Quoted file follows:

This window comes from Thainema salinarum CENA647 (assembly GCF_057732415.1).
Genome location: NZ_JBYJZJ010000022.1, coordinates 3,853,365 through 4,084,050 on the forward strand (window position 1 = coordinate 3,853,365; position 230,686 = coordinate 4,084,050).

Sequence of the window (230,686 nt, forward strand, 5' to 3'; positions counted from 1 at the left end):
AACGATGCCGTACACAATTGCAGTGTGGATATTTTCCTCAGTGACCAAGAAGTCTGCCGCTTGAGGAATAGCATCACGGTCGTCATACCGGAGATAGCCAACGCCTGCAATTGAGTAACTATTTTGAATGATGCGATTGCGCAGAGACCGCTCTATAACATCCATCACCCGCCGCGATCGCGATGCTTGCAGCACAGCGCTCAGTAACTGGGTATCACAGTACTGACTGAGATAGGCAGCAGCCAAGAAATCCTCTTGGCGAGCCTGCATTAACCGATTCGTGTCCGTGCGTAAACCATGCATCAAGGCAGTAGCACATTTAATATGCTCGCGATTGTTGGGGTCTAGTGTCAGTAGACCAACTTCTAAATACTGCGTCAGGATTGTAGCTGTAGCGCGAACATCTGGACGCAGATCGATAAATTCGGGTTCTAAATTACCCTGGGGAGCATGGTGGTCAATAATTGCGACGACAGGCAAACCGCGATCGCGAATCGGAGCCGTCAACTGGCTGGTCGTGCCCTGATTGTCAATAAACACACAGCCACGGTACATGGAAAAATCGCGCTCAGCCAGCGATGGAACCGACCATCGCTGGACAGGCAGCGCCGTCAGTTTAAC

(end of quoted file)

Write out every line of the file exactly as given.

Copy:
This window comes from Thainema salinarum CENA647 (assembly GCF_057732415.1).
Genome location: NZ_JBYJZJ010000022.1, coordinates 3,853,365 through 4,084,050 on the forward strand (window position 1 = coordinate 3,853,365; position 230,686 = coordinate 4,084,050).

Sequence of the window (230,686 nt, forward strand, 5' to 3'; positions counted from 1 at the left end):
AACGATGCCGTACACAATTGCAGTGTGGATATTTTCCTCAGTGACCAAGAAGTCTGCCGCTTGAGGAATAGCATCACGGTCGTCATACCGGAGATAGCCAACGCCTGCAATTGAGTAACTATTTTGAATGATGCGATTGCGCAGAGACCGCTCTATAACATCCATCACCCGCCGCGATCGCGATGCTTGCAGCACAGCGCTCAGTAACTGGGTATCACAGTACTGACTGAGATAGGCAGCAGCCAAGAAATCCTCTTGGCGAGCCTGCATTAACCGATTCGTGTCCGTGCGTAAACCATGCATCAAGGCAGTAGCACATTTAATATGCTCGCGATTGTTGGGGTCTAGTGTCAGTAGACCAACTTCTAAATACTGCGTCAGGATTGTAGCTGTAGCGCGAACATCTGGACGCAGATCGATAAATTCGGGTTCTAAATTACCCTGGGGAGCATGGTGGTCAATAATTGCGACGACAGGCAAACCGCGATCGCGAATCGGAGCCGTCAACTGGCTGGTCGTGCCCTGATTGTCAATAAACACACAGCCACGGTACATGGAAAAATCGCGCTCAGCCAGCGATGGAACCGACCATCGCTGGACAGGCAGCGCCGTCAGTTTAAC